In a reflection of where I work, Sunday early mornings and late evenings are my times to sit and relax watching sports. For those not used to the idea of living 8-12 time zones away, it can seem odd to watch the Yankees live over breakfast. I have yet to get used to catching Chelsea at midnight. Racing for dinner is always an option.
This Sunday I prepared dinner for friends as we watched F1. As we compared notes on our favorite teams and individuals, it was hard to ignore how much time and energy went into this. F1 teams invest hundreds of millions to compete each season. Baseball teams are worth more than one billion dollars. It is hard to imagine how much time, energy, and monies go into winning. In some ways it is all for a simple prize – to be first.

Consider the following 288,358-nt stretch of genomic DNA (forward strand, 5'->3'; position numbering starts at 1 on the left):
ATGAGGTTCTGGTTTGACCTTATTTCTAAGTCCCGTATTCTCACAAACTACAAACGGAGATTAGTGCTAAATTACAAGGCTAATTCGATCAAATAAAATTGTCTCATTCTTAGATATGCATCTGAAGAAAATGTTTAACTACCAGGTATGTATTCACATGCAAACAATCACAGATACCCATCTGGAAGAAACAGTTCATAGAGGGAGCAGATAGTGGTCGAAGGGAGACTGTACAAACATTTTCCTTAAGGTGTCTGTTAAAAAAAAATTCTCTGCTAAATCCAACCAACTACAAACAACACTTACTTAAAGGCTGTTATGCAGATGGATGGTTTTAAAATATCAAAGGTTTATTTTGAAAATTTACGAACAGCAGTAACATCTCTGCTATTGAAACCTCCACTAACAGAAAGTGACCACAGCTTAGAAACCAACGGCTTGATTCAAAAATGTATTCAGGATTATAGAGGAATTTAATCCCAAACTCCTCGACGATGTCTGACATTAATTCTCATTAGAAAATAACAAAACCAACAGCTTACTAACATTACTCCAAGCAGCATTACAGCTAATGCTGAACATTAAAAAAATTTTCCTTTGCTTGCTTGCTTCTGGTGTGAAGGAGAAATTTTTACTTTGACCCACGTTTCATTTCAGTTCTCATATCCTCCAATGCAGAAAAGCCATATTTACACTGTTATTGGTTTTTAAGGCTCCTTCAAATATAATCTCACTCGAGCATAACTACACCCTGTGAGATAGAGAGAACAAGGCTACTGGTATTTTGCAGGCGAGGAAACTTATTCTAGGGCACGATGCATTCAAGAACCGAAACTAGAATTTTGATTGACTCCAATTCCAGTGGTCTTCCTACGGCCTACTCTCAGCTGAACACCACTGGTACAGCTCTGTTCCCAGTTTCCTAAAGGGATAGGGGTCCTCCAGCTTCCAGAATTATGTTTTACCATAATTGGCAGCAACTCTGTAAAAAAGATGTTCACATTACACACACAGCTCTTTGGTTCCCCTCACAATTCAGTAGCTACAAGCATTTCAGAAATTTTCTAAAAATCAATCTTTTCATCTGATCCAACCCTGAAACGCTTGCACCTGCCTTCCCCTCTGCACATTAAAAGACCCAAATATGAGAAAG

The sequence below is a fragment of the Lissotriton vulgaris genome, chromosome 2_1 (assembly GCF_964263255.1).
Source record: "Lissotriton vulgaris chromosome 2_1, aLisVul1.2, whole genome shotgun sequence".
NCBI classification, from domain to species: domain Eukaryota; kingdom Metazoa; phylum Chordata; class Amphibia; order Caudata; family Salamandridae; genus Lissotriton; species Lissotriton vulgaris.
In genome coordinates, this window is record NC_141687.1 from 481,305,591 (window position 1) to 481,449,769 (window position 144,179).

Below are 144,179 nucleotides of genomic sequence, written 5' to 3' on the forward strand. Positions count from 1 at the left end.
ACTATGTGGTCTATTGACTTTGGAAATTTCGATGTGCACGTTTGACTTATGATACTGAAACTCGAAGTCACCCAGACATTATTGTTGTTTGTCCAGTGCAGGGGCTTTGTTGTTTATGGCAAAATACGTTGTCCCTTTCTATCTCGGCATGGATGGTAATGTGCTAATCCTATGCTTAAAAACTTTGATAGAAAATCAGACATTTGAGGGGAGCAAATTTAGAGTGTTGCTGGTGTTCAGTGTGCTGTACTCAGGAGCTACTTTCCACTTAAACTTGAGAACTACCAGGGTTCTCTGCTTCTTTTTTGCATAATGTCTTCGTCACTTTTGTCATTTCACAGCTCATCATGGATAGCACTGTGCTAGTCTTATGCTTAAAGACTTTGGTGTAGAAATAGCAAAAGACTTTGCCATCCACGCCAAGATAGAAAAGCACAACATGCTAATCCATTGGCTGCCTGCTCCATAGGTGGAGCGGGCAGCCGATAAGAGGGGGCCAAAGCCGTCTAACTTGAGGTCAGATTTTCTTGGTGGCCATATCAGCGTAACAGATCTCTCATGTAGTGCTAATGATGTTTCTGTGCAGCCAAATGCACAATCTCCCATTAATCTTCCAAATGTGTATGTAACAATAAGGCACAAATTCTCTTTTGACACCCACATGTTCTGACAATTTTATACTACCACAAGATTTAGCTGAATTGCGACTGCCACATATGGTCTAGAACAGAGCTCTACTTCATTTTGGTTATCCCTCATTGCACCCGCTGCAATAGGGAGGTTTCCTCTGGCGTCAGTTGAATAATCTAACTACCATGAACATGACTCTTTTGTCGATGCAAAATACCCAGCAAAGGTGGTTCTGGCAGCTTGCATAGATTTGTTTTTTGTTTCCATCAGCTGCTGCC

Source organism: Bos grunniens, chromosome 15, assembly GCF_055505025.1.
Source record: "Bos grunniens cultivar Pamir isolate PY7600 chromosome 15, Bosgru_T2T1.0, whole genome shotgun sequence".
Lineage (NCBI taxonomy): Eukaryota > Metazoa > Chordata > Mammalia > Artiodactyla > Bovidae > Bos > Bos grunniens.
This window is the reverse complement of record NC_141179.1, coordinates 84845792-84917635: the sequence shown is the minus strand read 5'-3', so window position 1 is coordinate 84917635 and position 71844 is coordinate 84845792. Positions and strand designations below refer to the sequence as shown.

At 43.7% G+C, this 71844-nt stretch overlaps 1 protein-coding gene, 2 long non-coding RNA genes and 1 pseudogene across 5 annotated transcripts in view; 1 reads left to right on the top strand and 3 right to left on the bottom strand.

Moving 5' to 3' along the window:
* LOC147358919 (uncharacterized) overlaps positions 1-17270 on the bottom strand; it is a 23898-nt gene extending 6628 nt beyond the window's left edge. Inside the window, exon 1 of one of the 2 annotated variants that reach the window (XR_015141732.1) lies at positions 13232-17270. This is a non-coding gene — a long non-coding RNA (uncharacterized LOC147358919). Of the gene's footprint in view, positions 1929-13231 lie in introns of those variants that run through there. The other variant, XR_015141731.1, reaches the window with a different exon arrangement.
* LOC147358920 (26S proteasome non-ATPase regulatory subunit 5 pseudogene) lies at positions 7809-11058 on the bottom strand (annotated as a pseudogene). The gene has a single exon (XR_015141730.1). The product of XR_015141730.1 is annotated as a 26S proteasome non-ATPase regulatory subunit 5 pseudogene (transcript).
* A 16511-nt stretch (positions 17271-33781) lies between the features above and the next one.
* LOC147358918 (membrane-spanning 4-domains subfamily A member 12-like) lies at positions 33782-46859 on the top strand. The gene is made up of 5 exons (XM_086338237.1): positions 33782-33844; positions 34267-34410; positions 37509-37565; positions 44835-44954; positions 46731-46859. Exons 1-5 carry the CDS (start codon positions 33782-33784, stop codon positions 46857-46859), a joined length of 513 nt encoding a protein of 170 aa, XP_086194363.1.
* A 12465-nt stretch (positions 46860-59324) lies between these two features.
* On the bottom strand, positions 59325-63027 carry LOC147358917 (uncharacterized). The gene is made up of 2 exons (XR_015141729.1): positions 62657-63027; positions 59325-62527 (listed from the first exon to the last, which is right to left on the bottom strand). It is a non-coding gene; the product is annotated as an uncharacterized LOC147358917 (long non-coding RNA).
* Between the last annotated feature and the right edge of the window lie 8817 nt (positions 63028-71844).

Championships are not easy to come by. Individuals risk their lives and long-term health to be the best. I reflect on the recent death of a professional cyclist, realizing that is life is always precious. I think of aspiring motorcycle riders that paid the ultimate price to compete at the highest levels question the destination. Great men and women have given everything to be the best of the best.
You and I are called to live. We can approach it casually, letting life come to us as it will. Alternatively, we can embrace what it means to be a competitor in the game we call life. An old observation reminds us that there are destinations worthy of gods. “All good athletes train hard. They do it for a gold medal that tarnishes and fades. You’re after one that’s gold eternally.” (1 Corinthians 9.25)
Many I supported this weekend lost. While disheartening, the stronger/better team won. For most, they will compete again. Life can be cruel. We do not always win. The call to be competitive reminds me that my role is to get ready and act. Divinity will take care of the outcome. We are called to live with everything we have.